As an important intermediate step, Stefan describes the achievement of MHO as a documented protection against obesity-related metabolic diseases: "Look at this protection as a low-hanging fruit. Although it is not easy to harvest, it is easier to achieve than to concentrate on the top fruits from the outset. "The doctor / patient communication is an important support to motivate the patient to reach and at least maintain this condition.


Further Information

Background:
People with metabolically healthy obesity have at most only one of the following risk factors: high blood pressure (hypertension), disturbed carbohydrate metabolism (insulin resistance), lipid metabolism (dyslipidemia), abdominal obesity, hyperglycemia or fatty liver .

Original Publication:
Stefan N, Häring H-U, Schulze MB. (2017): Metabolically healthy obesity: the low-hanging fruit in obesity treatment? The Lancet Diabetes & Endocrinology, DOI:  10.1016/S2213-8587(17)30292-9

As German Research Center for Environmental Health, Helmholtz Zentrum München pursues the goal of developing personalized medical approaches for the prevention and therapy of major common diseases such as diabetes mellitus, allergies and lung diseases. To achieve this, it investigates the interaction of genetics, environmental factors and lifestyle. The Helmholtz Zentrum München has about 2,500 staff members and is headquartered in Neuherberg in the north of Munich. Helmholtz Zentrum München is a member of the Helmholtz Association, a community of 19 scientific-technical and medical-biological research centers with a total of about 37,000 staff members. 

The primary research objective of the research groups working in the Institute for Diabetes Research and Metabolic Diseases (IDM) of the Helmholtz Zentrum München at the University of Tübingen is personalized prediction of diabetes risk and diabetes prevention as well as personalized therapy. Here special focus is placed on gene-environment interaction.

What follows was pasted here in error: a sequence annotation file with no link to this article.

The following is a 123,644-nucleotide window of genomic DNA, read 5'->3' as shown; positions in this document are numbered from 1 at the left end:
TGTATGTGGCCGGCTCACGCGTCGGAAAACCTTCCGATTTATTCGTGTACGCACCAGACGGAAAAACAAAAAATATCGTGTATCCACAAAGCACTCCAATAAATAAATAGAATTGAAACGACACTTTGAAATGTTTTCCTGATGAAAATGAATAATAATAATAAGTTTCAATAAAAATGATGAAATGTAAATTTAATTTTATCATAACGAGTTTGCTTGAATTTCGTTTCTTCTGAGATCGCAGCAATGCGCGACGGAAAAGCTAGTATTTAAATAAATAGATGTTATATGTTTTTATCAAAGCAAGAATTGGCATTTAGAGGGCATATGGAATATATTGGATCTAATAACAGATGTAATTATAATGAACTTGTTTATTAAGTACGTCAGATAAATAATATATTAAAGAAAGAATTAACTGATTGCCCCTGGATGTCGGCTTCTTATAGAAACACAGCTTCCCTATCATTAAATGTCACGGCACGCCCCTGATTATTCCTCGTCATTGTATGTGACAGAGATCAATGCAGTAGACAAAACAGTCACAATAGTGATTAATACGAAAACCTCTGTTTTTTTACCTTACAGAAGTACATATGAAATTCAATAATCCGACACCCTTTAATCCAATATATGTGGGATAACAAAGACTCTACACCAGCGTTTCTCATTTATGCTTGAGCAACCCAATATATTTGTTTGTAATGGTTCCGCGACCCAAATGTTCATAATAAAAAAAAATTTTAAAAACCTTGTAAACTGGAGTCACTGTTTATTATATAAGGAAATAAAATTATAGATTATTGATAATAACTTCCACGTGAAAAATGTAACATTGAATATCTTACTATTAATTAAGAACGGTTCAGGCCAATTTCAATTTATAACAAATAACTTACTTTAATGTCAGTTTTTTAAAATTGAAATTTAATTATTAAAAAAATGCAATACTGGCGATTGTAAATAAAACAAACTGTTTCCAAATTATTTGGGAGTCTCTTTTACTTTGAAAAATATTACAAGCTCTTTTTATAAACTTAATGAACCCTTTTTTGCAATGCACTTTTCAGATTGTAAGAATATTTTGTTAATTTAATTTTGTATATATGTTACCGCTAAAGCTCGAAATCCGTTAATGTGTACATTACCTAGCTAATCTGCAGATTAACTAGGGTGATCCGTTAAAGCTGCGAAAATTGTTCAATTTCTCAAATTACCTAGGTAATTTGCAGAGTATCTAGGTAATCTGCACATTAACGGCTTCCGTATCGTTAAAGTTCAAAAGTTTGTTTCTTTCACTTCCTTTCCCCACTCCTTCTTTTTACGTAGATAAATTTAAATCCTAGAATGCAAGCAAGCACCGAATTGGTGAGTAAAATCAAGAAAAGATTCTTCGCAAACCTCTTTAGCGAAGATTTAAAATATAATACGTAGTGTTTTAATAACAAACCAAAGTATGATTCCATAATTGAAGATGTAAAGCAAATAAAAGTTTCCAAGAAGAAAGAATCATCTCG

The German Center for Diabetes Research (DZD) is a national association that brings together experts in the field of diabetes research and combines basic research, translational research, epidemiology and clinical applications. The aim is to develop novel strategies for personalized prevention and treatment of diabetes. Members are Helmholtz Zentrum München – German Research Center for Environmental Health, the German Diabetes Center in Düsseldorf, the German Institute of Human Nutrition in Potsdam-Rehbrücke, the Paul Langerhans Institute Dresden of the Helmholtz Zentrum München at the University Medical Center Carl Gustav Carus of the TU Dresden and the Institute for Diabetes Research and Metabolic Diseases of the Helmholtz Zentrum München at the Eberhard-Karls-University of Tuebingen together with associated partners at the Universities in Heidelberg, Cologne, Leipzig, Lübeck and Munich.

The German Institute of Human Nutrition Potsdam-Rehbruecke (DIfE) is a member of the Leibniz Association. It investigates the causes of diet-related diseases in order to develop new strategies for prevention and therapy and to provide dietary recommendations. Its research focus includes the causes and consequences of the metabolic syndrome, which is a combination of obesity, high blood pressure, insulin resistance and lipid metabolism disorder, as well as the role of diet in healthy aging and the biological basis of food choices and eating habits. In addition, DIfE is a partner of the German Center for Diabetes Research (DZD), which was founded in 2009 and has since been funded by the BMBF.